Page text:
Pack your space bags and get in the spacetime capsule: we're going back to the Moon Landing! It's been fifty years since the first human set foot on unearthly soil. Apollo 11's success launched a series of missions that changed our understanding of our nearest neighbor, and we're going to celebrate this happy anniversary by exploring the geology of those incredible missions.

You can view the restored footage of that historic moonwalk courtesy of NASA. Humans have done a lot of remarkable things, but few will ever top this moment in history, when we naked apes built machines to launch ourselves off our own planet and land on another world. There's no air to breathe, or water to drink, but there are plenty of amazing rocks underfoot, and plenty of incredible sights to see under those black skies.

That first moonwalk ushered in a dramatic new era of scientific exploration. Geology would no longer be confined to Earth. And the things we discovered were truly wonderful - and sometimes surprisingly familiar.

Rosetta Stones: Marvels and Mysteries of the Moon

People don't think of the stars when they think of geology – I mean, it's all about Earth, right there in the name. But the earth is made of star stuff. And the way gravity works, it turns that star stuff into rocky little worlds all over the universe, perfectly suited for our good science of rock-breaking. Geology isn't limited to the planet it was born on and named for. And we can take it all over space and time.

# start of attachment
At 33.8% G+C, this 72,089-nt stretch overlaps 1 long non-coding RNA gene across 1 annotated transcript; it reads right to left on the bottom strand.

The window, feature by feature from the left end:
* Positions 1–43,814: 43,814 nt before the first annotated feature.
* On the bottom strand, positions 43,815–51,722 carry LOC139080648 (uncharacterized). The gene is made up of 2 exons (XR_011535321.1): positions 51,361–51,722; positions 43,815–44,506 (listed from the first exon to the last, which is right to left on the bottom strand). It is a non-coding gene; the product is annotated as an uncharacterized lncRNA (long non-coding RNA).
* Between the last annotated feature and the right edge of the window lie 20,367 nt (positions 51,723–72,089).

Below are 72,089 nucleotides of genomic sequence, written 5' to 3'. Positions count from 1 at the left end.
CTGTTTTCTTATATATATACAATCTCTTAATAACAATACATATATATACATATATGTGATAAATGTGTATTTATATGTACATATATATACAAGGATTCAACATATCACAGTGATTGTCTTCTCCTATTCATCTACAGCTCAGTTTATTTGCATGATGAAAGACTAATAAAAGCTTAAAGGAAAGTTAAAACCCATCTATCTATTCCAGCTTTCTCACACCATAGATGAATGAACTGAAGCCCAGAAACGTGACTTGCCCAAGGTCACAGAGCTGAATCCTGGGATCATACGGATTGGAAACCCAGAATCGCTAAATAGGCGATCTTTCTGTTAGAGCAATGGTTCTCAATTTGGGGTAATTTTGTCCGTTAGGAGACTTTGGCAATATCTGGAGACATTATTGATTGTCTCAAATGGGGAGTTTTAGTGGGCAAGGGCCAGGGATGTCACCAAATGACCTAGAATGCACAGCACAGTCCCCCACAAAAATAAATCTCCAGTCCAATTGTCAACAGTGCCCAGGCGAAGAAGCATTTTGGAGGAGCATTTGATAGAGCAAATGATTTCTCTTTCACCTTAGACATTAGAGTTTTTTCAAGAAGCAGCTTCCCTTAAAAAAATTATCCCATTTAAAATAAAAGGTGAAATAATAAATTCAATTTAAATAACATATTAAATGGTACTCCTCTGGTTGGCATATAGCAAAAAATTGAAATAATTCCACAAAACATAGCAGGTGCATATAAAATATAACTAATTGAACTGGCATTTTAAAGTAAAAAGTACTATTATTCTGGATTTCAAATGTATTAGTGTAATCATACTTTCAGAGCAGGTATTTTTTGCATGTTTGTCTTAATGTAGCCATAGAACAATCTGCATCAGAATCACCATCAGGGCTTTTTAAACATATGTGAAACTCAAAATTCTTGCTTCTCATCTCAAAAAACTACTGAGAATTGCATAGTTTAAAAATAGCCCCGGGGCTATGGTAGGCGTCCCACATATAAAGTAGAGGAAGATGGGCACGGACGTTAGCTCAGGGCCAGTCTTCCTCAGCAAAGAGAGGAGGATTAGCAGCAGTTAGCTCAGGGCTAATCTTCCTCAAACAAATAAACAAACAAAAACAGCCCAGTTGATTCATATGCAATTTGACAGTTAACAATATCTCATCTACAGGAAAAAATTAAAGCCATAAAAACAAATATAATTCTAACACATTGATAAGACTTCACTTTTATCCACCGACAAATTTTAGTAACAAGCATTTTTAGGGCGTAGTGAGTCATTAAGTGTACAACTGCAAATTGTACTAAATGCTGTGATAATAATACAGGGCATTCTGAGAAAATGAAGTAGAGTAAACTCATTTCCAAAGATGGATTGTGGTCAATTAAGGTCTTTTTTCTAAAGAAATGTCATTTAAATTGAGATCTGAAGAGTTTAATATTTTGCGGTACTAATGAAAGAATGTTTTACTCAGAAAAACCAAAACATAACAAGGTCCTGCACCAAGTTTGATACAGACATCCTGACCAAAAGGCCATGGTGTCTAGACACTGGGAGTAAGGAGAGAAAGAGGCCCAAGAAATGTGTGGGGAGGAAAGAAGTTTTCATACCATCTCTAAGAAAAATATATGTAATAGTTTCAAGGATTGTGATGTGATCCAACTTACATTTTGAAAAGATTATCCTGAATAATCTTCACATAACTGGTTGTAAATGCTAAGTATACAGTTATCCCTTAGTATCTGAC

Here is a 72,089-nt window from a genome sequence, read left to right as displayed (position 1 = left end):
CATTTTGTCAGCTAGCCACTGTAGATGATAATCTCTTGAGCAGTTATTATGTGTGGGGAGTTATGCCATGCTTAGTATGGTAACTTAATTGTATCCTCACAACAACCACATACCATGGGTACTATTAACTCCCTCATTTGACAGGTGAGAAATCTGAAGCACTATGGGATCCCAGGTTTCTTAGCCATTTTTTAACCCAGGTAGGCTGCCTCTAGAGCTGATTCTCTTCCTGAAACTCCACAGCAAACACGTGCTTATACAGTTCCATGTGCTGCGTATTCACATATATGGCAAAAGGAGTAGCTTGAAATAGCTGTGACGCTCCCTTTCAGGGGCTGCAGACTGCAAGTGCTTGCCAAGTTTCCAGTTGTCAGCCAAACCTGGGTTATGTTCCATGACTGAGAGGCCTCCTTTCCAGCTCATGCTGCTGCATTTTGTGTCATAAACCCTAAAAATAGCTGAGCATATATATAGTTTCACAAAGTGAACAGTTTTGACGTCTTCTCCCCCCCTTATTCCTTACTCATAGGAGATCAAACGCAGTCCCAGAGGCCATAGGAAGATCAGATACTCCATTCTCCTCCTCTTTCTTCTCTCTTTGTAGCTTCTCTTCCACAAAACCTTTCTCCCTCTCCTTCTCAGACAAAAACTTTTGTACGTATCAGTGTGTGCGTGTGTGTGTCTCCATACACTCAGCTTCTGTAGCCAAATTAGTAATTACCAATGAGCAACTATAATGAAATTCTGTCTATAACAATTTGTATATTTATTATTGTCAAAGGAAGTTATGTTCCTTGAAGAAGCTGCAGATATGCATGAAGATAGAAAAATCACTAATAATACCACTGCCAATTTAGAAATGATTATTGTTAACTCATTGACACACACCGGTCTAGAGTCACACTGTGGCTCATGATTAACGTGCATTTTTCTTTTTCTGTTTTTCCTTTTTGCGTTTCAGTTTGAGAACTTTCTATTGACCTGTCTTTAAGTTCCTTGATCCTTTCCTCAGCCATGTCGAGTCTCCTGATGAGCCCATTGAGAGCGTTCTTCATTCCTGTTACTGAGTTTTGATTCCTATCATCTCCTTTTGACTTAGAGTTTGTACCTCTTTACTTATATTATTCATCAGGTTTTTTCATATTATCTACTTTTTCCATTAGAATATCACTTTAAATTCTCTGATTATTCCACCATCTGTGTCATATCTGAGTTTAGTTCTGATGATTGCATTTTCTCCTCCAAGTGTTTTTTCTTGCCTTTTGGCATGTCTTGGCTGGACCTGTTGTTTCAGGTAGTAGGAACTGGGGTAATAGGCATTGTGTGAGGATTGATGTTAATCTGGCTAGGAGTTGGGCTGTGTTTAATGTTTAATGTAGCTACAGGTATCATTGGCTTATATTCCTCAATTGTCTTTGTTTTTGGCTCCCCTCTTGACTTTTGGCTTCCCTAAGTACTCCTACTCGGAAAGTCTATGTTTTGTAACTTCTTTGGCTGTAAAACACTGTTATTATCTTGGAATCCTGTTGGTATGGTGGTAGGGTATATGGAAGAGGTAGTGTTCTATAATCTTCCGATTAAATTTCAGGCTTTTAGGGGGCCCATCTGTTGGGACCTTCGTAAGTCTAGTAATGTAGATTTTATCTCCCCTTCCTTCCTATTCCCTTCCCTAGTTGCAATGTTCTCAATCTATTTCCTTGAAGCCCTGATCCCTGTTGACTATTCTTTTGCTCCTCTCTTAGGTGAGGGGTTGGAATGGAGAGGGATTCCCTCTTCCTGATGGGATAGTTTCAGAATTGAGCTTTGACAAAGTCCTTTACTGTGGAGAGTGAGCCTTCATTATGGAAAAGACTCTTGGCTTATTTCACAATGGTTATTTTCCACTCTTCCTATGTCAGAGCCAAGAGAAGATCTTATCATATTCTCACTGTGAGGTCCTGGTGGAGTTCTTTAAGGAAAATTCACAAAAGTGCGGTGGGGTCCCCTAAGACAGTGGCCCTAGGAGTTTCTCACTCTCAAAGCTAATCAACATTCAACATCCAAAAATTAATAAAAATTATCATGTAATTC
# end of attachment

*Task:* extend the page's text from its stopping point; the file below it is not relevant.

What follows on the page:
One of the first places we took it was our own moon. John Glenn is among the people who got us there: without his pioneering flight, without the early successes of astronauts like him (not to mention the legion of scientists, engineers, and computing women behind him), there would have been no Moon landing.

We got there. We grabbed some rocks. We made some nifty discoveries. And believe me, green cheese might be a pretty tasty substance, but it's nowhere near as delicious as the things the moon is actually made of.

Image shows a small chunk of brown vesicular basalt. It looks very much like a sample you could collect in many volcanic fields on Earth.
3.6 billion year-old vesicular basalt sample, brought back from the Moon by the Apollo 11 astronauts. Credit: Mitch Ames Wikimedia (CC BY-SA 4.0)
 

Sandatlas: Lunar anorthosite

Anorthosite is a fascinating rock and sparks interest even among those who usually don’t care about rocks. The reason is simple. Anorthosite is often composed of mineral labradorite which is famous for an iridescent effect called labradorescence. You’ll find more in this article: anorthosite and labradorescence.

The Moon highlands seem to be composed of anorthosite. We have both indirect and direct evidence for that. Measurements made recently by the Japanese lunar orbiter SELENE suggest that the lunar anorthosite may in many cases be almost totally monomineralic — composed entirely of plagioclase with very high calcium content. We have direct evidence also — American astronauts who visited Moon in the early 1970s brought back 61 rock samples that were found to be anorthosites.

EOS: Apollo’s Legacy: 50 Years of Lunar Geology

The earliest looks at the Apollo samples proved for the first time some facts about the Moon that may seem obvious today: There is not now and there likely never has been life on the Moon, meteor impacts throughout the Moon’s history have pulverized the surface, and the Moon and Earth share many geochemical similarities.

But technology, computer power, and scientific knowledge have grown exponentially since humans last stepped foot on the Moon in 1972. Thanks to the foresight of NASA leaders of the time, some of the Apollo samples were curated so that future scientists could study pieces of the Moon that hadn’t been exposed to Earth’s atmosphere.